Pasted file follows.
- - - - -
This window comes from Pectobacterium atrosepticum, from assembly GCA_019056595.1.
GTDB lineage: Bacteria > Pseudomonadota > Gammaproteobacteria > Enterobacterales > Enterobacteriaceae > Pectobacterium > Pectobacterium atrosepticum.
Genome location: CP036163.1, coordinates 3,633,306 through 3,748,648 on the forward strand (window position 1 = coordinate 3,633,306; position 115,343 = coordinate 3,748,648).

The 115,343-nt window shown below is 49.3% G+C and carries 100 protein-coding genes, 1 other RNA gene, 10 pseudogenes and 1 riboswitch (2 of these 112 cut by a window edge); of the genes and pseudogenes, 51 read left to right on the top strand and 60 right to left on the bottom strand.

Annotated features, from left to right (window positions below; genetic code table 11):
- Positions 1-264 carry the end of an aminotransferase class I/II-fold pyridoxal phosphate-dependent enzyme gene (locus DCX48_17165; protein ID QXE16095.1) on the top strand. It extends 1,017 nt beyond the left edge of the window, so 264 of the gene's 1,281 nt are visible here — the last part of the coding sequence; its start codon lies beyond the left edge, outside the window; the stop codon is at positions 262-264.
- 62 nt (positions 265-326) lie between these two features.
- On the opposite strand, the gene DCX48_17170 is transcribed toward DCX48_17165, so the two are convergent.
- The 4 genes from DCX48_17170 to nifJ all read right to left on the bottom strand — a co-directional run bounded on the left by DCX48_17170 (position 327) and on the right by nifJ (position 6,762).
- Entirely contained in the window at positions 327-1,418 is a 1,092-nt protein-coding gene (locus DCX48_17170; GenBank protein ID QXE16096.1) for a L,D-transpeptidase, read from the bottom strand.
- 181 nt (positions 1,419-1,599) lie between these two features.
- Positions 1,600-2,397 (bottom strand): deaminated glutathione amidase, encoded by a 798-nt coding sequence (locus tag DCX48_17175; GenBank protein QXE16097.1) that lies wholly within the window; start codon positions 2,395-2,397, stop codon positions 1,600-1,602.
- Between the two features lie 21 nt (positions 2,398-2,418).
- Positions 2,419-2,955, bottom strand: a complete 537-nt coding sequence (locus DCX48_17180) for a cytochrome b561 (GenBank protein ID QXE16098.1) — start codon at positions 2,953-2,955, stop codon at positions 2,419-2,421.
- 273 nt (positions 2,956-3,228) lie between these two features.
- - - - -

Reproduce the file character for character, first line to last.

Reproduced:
This window comes from Pectobacterium atrosepticum, from assembly GCA_019056595.1.
GTDB lineage: Bacteria > Pseudomonadota > Gammaproteobacteria > Enterobacterales > Enterobacteriaceae > Pectobacterium > Pectobacterium atrosepticum.
Genome location: CP036163.1, coordinates 3,633,306 through 3,748,648 on the forward strand (window position 1 = coordinate 3,633,306; position 115,343 = coordinate 3,748,648).

The 115,343-nt window shown below is 49.3% G+C and carries 100 protein-coding genes, 1 other RNA gene, 10 pseudogenes and 1 riboswitch (2 of these 112 cut by a window edge); of the genes and pseudogenes, 51 read left to right on the top strand and 60 right to left on the bottom strand.

Annotated features, from left to right (window positions below; genetic code table 11):
- Positions 1-264 carry the end of an aminotransferase class I/II-fold pyridoxal phosphate-dependent enzyme gene (locus DCX48_17165; protein ID QXE16095.1) on the top strand. It extends 1,017 nt beyond the left edge of the window, so 264 of the gene's 1,281 nt are visible here — the last part of the coding sequence; its start codon lies beyond the left edge, outside the window; the stop codon is at positions 262-264.
- 62 nt (positions 265-326) lie between these two features.
- On the opposite strand, the gene DCX48_17170 is transcribed toward DCX48_17165, so the two are convergent.
- The 4 genes from DCX48_17170 to nifJ all read right to left on the bottom strand — a co-directional run bounded on the left by DCX48_17170 (position 327) and on the right by nifJ (position 6,762).
- Entirely contained in the window at positions 327-1,418 is a 1,092-nt protein-coding gene (locus DCX48_17170; GenBank protein ID QXE16096.1) for a L,D-transpeptidase, read from the bottom strand.
- 181 nt (positions 1,419-1,599) lie between these two features.
- Positions 1,600-2,397 (bottom strand): deaminated glutathione amidase, encoded by a 798-nt coding sequence (locus tag DCX48_17175; GenBank protein QXE16097.1) that lies wholly within the window; start codon positions 2,395-2,397, stop codon positions 1,600-1,602.
- Between the two features lie 21 nt (positions 2,398-2,418).
- Positions 2,419-2,955, bottom strand: a complete 537-nt coding sequence (locus DCX48_17180) for a cytochrome b561 (GenBank protein ID QXE16098.1) — start codon at positions 2,953-2,955, stop codon at positions 2,419-2,421.
- 273 nt (positions 2,956-3,228) lie between these two features.